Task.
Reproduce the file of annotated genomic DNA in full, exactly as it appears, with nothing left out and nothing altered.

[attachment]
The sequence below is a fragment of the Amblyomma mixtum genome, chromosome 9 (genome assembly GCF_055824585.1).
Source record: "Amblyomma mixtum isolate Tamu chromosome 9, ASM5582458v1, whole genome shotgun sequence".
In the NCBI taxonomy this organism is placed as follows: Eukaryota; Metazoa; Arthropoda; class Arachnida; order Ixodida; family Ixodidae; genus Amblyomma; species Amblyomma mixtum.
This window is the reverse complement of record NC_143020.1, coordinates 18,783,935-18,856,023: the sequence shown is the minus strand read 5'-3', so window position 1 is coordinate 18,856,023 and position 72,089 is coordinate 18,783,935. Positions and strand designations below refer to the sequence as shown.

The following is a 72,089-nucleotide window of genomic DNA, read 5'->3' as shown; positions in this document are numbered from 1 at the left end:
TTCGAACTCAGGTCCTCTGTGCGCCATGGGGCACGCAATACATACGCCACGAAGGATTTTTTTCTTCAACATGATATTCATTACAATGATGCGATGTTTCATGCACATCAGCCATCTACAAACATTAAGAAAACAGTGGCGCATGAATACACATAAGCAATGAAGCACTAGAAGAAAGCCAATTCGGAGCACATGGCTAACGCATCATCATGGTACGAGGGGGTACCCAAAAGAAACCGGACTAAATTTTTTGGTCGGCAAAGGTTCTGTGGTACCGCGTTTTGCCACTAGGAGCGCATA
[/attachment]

The sequence below is a fragment of the Amblyomma mixtum genome, chromosome 9 (genome assembly GCF_055824585.1).
Source record: "Amblyomma mixtum isolate Tamu chromosome 9, ASM5582458v1, whole genome shotgun sequence".
In the NCBI taxonomy this organism is placed as follows: Eukaryota; Metazoa; Arthropoda; class Arachnida; order Ixodida; family Ixodidae; genus Amblyomma; species Amblyomma mixtum.
This window is the reverse complement of record NC_143020.1, coordinates 18,783,935-18,856,023: the sequence shown is the minus strand read 5'-3', so window position 1 is coordinate 18,856,023 and position 72,089 is coordinate 18,783,935. Positions and strand designations below refer to the sequence as shown.

The following is a 72,089-nucleotide window of genomic DNA, read 5'->3' as shown; positions in this document are numbered from 1 at the left end:
TTCGAACTCAGGTCCTCTGTGCGCCATGGGGCACGCAATACATACGCCACGAAGGATTTTTTTCTTCAACATGATATTCATTACAATGATGCGATGTTTCATGCACATCAGCCATCTACAAACATTAAGAAAACAGTGGCGCATGAATACACATAAGCAATGAAGCACTAGAAGAAAGCCAATTCGGAGCACATGGCTAACGCATCATCATGGTACGAGGGGGTACCCAAAAGAAACCGGACTAAATTTTTTGGTCGGCAAAGGTTCTGTGGTACCGCGTTTTGCCACTAGGAGCGCATA